Red Oak

=Habitat and Range.=--Growing impartially in a great variety of soils,

but not on wet lands.

Nova Scotia and New Brunswick to divide west of Lake Superior.

Maine,--common, at least south of the central portions; New

Hampshire,--extending into Coos county, far north of the

White mountains; Vermont, Massachusetts, Rhode Island, and

Connecticut,--common; probably in most parts of New Engla
d the most

common of the genus; found higher up the slopes of mountains than the

white oak.

South to Tennessee, Virginia, and along mountain ranges to Georgia;

reported from Florida; west to Minnesota, Nebraska, Kansas, and


=Habit.=--The largest of the New England oaks, 50-85 feet high, with a

diameter of 2-6 feet above the swell of the roots; occasionally

attaining greater dimensions; trunk usually continuous to the top of the

tree, often heavily buttressed; point of branching higher than in the

white oak; branches large, less contorted, and rising at a sharper

angle, the lower sometimes horizontal; branchlets rather slender; head

extremely variable, in old trees with ample space for growth, open,

well-proportioned, and imposing; sometimes oblong in outline, wider near

the top, and sometimes symmetrically rounded, not so broad, however, as

the head of the white oak; conspicuous in summer by its bright green,

abundant foliage, which turns to dull purplish-red in autumn.

=Bark.=--Bark of trunk and lower parts of branches in old trees dark

gray, firmly, coarsely, and rather regularly ridged, smooth elsewhere;

in young trees greenish mottled gray, smooth throughout; season's shoots

at first green, taking a reddish tinge in autumn, marked with pale,

scattered dots.

=Winter Buds and Leaves.=--Buds ovate, conical, sharp-pointed. Leaves

simple, alternate, 4-8 inches long, 3-5 inches broad, bright green

above, paler beneath, dull brown in autumn; outline oval or obovate,

sometimes scarcely distinguishable by the character of its lobing from

Q. tinctoria; in the typical form, lobes broadly triangular or oblong,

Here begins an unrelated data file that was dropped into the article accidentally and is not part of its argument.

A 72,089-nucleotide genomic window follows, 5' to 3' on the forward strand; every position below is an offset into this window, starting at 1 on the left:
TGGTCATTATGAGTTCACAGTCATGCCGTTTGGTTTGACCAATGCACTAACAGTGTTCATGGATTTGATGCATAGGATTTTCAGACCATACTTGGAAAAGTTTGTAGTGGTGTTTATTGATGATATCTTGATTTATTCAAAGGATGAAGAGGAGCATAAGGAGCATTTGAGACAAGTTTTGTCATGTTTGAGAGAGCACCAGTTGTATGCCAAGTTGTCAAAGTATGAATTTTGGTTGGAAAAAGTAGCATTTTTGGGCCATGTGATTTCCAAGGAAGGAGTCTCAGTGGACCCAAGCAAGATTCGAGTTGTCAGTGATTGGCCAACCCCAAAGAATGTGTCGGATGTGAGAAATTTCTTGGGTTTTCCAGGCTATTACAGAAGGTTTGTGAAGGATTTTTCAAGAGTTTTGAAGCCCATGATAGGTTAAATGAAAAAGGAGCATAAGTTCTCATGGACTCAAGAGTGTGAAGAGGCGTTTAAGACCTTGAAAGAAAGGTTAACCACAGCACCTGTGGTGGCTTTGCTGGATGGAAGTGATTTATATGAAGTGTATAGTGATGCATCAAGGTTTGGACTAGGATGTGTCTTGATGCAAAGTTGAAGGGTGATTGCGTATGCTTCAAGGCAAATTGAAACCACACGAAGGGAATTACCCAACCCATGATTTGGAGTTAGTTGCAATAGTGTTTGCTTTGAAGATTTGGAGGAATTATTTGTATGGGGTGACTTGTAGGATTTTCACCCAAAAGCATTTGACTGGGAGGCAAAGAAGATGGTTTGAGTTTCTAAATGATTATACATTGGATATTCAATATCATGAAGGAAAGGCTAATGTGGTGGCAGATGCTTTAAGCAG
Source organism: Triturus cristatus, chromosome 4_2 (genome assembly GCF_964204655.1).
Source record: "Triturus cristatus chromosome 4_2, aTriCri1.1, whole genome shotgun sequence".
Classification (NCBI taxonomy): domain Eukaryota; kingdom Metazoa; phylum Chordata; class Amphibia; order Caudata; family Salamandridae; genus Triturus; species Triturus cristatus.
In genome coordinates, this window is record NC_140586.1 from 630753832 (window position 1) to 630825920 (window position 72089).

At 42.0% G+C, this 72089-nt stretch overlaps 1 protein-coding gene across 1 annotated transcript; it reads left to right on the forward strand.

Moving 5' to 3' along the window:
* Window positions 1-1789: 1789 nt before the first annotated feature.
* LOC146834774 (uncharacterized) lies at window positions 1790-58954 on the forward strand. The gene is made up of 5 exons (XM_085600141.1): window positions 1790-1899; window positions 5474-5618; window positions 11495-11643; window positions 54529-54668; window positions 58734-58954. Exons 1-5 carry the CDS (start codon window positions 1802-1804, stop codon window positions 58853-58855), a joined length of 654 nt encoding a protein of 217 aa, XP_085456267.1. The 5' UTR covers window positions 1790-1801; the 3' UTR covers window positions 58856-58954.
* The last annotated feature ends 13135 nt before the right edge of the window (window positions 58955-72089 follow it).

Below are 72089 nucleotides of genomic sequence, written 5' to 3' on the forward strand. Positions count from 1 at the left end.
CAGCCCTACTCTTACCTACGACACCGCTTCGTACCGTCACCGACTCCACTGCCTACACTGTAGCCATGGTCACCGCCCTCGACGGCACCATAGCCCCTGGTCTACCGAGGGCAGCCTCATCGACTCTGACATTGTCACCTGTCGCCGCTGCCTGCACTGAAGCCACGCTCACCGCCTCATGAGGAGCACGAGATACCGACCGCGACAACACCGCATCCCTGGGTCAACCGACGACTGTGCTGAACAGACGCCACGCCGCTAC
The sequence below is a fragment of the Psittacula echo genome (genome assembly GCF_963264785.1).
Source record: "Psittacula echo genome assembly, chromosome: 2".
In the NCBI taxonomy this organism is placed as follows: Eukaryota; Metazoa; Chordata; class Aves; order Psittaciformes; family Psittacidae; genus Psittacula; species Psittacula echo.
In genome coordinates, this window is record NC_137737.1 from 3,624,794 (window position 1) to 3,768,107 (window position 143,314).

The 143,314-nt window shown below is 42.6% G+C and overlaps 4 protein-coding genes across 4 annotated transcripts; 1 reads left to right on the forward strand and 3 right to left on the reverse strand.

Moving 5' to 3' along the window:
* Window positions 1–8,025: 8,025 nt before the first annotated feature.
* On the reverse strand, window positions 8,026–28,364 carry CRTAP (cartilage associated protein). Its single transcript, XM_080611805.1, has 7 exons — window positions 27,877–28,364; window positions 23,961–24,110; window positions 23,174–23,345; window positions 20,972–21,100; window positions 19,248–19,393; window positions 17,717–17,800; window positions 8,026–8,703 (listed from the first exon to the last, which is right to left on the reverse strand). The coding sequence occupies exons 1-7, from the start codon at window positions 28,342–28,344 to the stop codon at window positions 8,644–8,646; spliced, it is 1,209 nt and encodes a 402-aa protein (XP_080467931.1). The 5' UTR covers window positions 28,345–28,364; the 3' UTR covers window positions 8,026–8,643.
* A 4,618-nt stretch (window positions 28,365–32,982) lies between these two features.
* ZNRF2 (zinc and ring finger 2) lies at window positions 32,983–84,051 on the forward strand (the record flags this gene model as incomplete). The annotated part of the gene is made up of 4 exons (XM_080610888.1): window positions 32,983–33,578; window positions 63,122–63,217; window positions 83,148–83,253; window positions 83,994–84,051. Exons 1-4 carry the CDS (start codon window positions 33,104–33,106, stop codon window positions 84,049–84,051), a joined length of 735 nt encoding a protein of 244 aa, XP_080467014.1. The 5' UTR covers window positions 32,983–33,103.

with parallel sides bristle-pointed; leafstalks short; stipules linear,

soon falling.

=Inflorescence.=--Earliest of the oaks, appearing in late April or early

May, when the leaves are half-grown; sterile catkins 3-5 inches long;

calyx mostly 4-lobed; lobes rounded; stamens mostly 4; anthers yellow:

pistillate flowers short-stemmed; calyx lobes mostly 3 or 4; stigmas

long, spreading.

=Fruit.=--Maturing in the second year, single or in pairs, sessile or

short-stalked: cup sometimes turbinate, usually saucer-shaped with a

flat or rounded base, often contracted at the opening and surmounted by

a kind of border; scales closely imbricated, reddish-brown, more or less

downy, somewhat glossy, triangular-acute to obtuse, pubescent: acorn

nearly cylindrical or ovoid, tapering to a broad, rounded top.

=Horticultural Value.=--Hardy throughout New England; grows in all

well-drained soils, but prefers a rich, moist loam; more readily

obtainable than most of our oaks; in common with other trees of the

genus, nursery trees must be transplanted frequently to be moved with

safety; grows rapidly and is fairly free from disfiguring insects; the

oak-pruner occasionally lops off its twigs. When once established, it

grows as rapidly as the sugar maple, and is worthy of much more extended

use in street and landscape plantations. Propagated from the seed.

1. Winter buds.

2. Flowering branch.

3. Sterile flower.

4. Fertile flowers, side view.

5. Fruiting branch.

=Quercus coccinea, Wang.=